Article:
Words for thirty and related things in Celtic languages.


Proto-Celtic *trīkontes = thirty
Gaulish tricontis = thirty
Old Irish (Goídelc) trícha [ˈtʲrʲiːxo] = thirty
tríchatmad = thirtieth
tríchtaige = thirty day period
Middle Irish (Gaoidhealg) trícha, triúcha, tricha, triocha, tricho = thirty
tríchatmad, trichatmad, trichadmadh = thirtieth
tríchtaige, trichtaigi = period of 30 days/years, etc
tríchtach, tríteach = thirty-fold, consisting of 30
trícha cét = a military force, political or terrirtorial unit; of force of fighting men, cantred, barony (lit. ‘300’)
Irish (Gaeilge) tríocha = thirty
tríochadú = thirtieth
na tríochaidí = the thirties
tríocha céad = large territorial division, barony
Scottish Gaelic (Gàidhlig) trichead [triçəd] = thirty
tritheadamh (30ᵐʰ) = thirtieth (30ᵗʰ)
na tritheadan = the thirties
Manx (Gaelg) treead = thirty
Proto-Brythonic *trigont = thirty
Old Breton tricont, trigont = thirty
Middle Breton (Brezonec) tregont = thirty
tregontad = about thirty
tregontet, tregontvedenn, tregontvet = thirtieth
tregontkementiñ, tregontvedenniñ = to multiply by thirty
tregontvloaziad = a period of 30 years
Breton (Brezhoneg) tregont [ˈtreːɡɔ̃n(t)] = thirty
tregontved = thirtieth
tregontvedenn = thirtieth part
tragontad = around thirty

Etymology: from Proto-Indo-European *tridḱómt (thirty) from *tri- (three) and *déḱm̥ (ten) [source].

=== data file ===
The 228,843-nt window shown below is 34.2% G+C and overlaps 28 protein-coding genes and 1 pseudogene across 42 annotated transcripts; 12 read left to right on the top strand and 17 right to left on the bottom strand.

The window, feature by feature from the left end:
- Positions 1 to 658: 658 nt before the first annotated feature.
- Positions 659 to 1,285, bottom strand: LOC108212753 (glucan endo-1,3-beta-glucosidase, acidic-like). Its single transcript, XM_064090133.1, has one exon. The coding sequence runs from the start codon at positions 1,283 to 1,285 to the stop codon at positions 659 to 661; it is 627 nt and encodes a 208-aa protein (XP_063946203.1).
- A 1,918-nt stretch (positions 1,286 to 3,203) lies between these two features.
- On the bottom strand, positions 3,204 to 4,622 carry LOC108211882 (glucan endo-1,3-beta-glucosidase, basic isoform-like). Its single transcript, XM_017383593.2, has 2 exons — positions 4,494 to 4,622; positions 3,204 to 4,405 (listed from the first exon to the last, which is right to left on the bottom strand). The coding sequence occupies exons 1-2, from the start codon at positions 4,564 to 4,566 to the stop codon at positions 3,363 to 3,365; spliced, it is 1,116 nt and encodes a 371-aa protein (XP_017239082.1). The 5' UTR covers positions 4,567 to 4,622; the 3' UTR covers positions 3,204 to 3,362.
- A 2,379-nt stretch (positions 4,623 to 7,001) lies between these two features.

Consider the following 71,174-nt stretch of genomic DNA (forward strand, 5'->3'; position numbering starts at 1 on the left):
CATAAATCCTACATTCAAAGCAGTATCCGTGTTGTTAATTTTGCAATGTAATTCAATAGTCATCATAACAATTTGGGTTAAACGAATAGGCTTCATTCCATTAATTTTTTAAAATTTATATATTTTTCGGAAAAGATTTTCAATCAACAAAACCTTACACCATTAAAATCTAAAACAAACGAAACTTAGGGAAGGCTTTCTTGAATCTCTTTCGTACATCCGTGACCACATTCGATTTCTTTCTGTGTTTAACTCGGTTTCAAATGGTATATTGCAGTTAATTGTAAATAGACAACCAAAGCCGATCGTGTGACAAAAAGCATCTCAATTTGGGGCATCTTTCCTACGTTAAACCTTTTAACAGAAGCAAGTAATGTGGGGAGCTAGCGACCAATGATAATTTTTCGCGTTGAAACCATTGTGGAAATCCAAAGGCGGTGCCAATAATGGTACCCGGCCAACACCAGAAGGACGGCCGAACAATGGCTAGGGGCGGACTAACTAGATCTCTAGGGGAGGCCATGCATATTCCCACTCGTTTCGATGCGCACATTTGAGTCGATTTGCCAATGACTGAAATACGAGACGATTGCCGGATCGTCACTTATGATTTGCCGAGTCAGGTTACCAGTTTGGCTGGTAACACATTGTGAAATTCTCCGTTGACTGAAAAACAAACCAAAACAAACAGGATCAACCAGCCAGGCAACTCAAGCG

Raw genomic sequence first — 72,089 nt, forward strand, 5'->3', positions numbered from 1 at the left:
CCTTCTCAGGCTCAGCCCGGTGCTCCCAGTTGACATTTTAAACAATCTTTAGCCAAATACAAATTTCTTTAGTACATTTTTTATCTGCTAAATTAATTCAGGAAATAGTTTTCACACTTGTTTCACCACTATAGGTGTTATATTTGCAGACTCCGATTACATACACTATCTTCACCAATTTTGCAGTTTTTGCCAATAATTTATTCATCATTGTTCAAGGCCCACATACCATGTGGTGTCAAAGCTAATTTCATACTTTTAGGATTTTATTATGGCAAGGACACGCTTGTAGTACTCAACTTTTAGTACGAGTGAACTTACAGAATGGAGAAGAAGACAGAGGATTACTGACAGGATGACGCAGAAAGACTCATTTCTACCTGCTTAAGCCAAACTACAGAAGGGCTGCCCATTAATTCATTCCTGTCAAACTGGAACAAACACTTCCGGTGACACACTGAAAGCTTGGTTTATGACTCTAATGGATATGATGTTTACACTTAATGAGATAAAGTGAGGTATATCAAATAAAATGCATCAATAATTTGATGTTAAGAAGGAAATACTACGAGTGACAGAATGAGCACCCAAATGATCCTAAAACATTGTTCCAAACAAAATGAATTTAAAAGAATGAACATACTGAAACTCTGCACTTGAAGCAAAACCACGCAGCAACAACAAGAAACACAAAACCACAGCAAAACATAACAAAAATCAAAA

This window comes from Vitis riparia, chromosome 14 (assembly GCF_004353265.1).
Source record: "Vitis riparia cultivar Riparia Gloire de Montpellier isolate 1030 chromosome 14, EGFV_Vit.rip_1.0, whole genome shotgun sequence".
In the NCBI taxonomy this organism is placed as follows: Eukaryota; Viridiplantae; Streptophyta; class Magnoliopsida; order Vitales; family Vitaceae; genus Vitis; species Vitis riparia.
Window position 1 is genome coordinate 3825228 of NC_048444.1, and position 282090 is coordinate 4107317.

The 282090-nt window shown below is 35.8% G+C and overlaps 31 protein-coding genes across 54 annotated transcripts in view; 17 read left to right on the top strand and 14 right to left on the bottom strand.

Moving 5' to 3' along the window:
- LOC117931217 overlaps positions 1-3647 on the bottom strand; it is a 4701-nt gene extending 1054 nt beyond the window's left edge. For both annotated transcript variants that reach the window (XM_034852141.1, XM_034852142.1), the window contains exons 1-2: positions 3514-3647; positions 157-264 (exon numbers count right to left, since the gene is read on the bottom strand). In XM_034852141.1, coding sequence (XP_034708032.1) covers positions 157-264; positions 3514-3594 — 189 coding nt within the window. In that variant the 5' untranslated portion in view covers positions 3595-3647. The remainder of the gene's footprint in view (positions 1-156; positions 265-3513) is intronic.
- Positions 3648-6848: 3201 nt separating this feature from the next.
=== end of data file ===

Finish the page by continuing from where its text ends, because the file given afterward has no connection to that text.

Words from the same roots include thirty in English, tridhjetë (thirty) in Albanian, երեսուն [jɛɾɛˈsun] (thirty) in Armenian, trenta (thirty) in Italian and trente (thirty) in French, and words for thirty in other Indo-European languages [source].

Thirty is also trideg (three-ten) in Welsh in the decimal version of the numbers. For other words for thirty, see the post about words for ten, as thirty is 10 on 20 in the vigesimal system.

Sources: Wiktionary, Am Faclair Beag, Online Manx Dictionary,, eDIL – Electronic Dictionary of the Irish Language, In Dúil Bélrai English – Old Irish glossary, Geiriadur Prifysgol Cymru, Gerlyver Kernewek, Gerlyvyr Cernewec, Dictionaire Favereau, TermOfis, Le dictionnaire diachronique du breton, Geriafurch, English – ProtoCeltic WordList (PDF), Etymological Dictionary Of Proto Celtic

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